• Home
  • Tag: 上海七宝楼风

Apples iPhone sales tanked Now all eyes are on whats ahead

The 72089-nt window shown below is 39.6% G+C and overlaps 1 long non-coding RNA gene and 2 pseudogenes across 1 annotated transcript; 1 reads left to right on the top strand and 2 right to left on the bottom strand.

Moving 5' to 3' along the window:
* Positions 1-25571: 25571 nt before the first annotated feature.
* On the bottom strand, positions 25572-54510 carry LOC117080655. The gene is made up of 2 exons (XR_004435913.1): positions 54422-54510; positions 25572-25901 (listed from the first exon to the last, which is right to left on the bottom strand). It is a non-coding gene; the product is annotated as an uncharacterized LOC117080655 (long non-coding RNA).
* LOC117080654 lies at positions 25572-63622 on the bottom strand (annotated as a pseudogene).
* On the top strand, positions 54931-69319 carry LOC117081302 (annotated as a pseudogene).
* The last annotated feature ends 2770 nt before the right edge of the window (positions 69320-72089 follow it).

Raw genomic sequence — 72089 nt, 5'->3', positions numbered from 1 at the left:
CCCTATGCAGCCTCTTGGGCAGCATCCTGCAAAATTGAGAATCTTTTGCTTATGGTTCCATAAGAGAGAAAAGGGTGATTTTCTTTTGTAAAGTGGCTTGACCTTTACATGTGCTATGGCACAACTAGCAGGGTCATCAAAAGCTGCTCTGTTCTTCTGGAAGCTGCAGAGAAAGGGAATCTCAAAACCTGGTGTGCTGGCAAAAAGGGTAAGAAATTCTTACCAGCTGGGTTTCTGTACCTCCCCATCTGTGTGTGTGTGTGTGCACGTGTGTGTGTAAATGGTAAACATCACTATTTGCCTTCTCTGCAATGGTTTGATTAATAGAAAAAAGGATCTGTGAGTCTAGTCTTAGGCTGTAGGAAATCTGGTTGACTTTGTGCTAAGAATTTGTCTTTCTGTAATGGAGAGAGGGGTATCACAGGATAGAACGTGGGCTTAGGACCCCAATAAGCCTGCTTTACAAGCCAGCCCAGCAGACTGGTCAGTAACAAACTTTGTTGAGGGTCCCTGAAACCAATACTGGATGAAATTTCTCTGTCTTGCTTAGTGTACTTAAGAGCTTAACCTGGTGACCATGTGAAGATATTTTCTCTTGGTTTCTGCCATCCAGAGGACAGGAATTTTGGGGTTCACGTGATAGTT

first_img $999 The company had raised a red flag in November, when it said it would stop disclosing how many units it sells each quarter.On Tuesday, investors will get a more-detailed picture of what missed and why. More important, said analysts, will be what Apple says during its conference call about the state of the second quarter, which ends in March.”The big question is how much iPhone channel inventory Apple built in Q1,” Toni Sacconaghi, an analyst at Bernstein, wrote in a note to investors last week. Sacconaghi encouraged investors to listen for commentary on replacement cycles for the iPhone, reasons for the downturn in China and demand in other regions for the iPhone. “Our contention [is] that China only appears to account for half of the iPhone’s shortfall in Q1,” he wrote.UBS analyst Timothy Arcuri raised similar concerns in his investors note, writing that he’ll be paying attention to what Apple says about iPhone inventory levels, how long the company expects to be affected by demand in China, potential price reductions and iPhone upgrade cycles. Updated at 4:22 p.m. PT: To reflect the price of the MacBook Air for nonstudents.  Apple: See what’s up with the tech giant as it releases new iPhones and more.Does the Mac still matter? Apple execs explain why the MacBook Pro was over four years in the making, and why we should care. CNET may get a commission from retail offers. 48 Now playing: Watch this: Tags $999 Apple See It See All Aug 31 • Your phone screen is gross. Here’s how to clean it Phones Stock Market Preview • iPhone XS is the new $1,000 iPhone X Sprint Aug 31 • iPhone XR vs. iPhone 8 Plus: Which iPhone should you buy? Boost Mobile See It Apple’s iPhone XS didn’t sell as well as analysts had expected during the holiday season.  Angela Lang/CNET Early this month, Apple CEO Tim Cook gave us the bad news in broad strokes. On Tuesday, we’ll find out just how bad it was.In a letter shared with investors on Jan. 2, Cook revealed that revenue in the company’s fiscal first quarter, ended on Dec. 29, would miss Apple’s own forecasts by about 15 percent. He laid most of the blame on an economic slowdown in China. “In fact, most of our revenue shortfall to our guidance, and over 100 percent of our year-over-year worldwide revenue decline, occurred in Greater China across iPhone, Mac and iPad,” he wrote. Cook also blamed a decrease in carrier phone subsidies and higher prices overseas caused by a strong US dollar. Customers additionally took advantage of Apple’s $29 battery replacement offer, which lets them squeeze more life out of their older iPhones. The company now sees sales of $84 billion, well below the range of $89 billion to $94 billion it had forecast in November. The earnings warning was Apple’s first in more than 15 years. The weaker holiday season — a period when most of Apple’s iPhones are sold — fanned a growing belief that the industry as a whole, and Apple in particular, is grappling with consumer smartphone fatigue. Many people also pointed to the high price tags on Apple’s newest phones. The iPhone XS ranges from $999 to $1,349, depending on storage capacity, and the XS Max with 512 GB of storage costs as much as $1,499. By comparison, the MacBook Air starts at $999. Mentioned Above Apple iPhone XS (64GB, space gray) Aug 31 • Best places to sell your used electronics in 2019 Review • iPhone XS review, updated: A few luxury upgrades over the XR Apple Apple iPhone XS Sep 1 • iPhone 11, Apple Watch 5 and more: The final rumors See It $999 See it $999 Best Buy • Comments Share your voice Apple’s streaming service could take on Netflix 6:05 reading • Apple’s iPhone sales tanked. Now all eyes are on what’s aheadlast_img read more